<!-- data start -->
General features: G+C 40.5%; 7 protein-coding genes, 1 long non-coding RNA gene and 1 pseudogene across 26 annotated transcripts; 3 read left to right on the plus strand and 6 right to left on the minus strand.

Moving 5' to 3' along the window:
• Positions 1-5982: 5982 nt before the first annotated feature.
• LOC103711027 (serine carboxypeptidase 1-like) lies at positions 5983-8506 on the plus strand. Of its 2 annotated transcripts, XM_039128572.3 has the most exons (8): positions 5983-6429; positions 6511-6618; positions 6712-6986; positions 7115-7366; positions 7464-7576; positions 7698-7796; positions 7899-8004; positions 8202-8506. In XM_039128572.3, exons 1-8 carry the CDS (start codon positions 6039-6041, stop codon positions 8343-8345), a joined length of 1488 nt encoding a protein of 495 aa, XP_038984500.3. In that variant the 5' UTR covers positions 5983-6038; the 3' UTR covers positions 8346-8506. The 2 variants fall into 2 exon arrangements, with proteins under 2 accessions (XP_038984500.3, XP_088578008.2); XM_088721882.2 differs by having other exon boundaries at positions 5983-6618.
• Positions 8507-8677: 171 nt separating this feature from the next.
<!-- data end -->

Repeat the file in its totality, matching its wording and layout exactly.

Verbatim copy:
General features: G+C 40.5%; 7 protein-coding genes, 1 long non-coding RNA gene and 1 pseudogene across 26 annotated transcripts; 3 read left to right on the plus strand and 6 right to left on the minus strand.

Moving 5' to 3' along the window:
• Positions 1-5982: 5982 nt before the first annotated feature.
• LOC103711027 (serine carboxypeptidase 1-like) lies at positions 5983-8506 on the plus strand. Of its 2 annotated transcripts, XM_039128572.3 has the most exons (8): positions 5983-6429; positions 6511-6618; positions 6712-6986; positions 7115-7366; positions 7464-7576; positions 7698-7796; positions 7899-8004; positions 8202-8506. In XM_039128572.3, exons 1-8 carry the CDS (start codon positions 6039-6041, stop codon positions 8343-8345), a joined length of 1488 nt encoding a protein of 495 aa, XP_038984500.3. In that variant the 5' UTR covers positions 5983-6038; the 3' UTR covers positions 8346-8506. The 2 variants fall into 2 exon arrangements, with proteins under 2 accessions (XP_038984500.3, XP_088578008.2); XM_088721882.2 differs by having other exon boundaries at positions 5983-6618.
• Positions 8507-8677: 171 nt separating this feature from the next.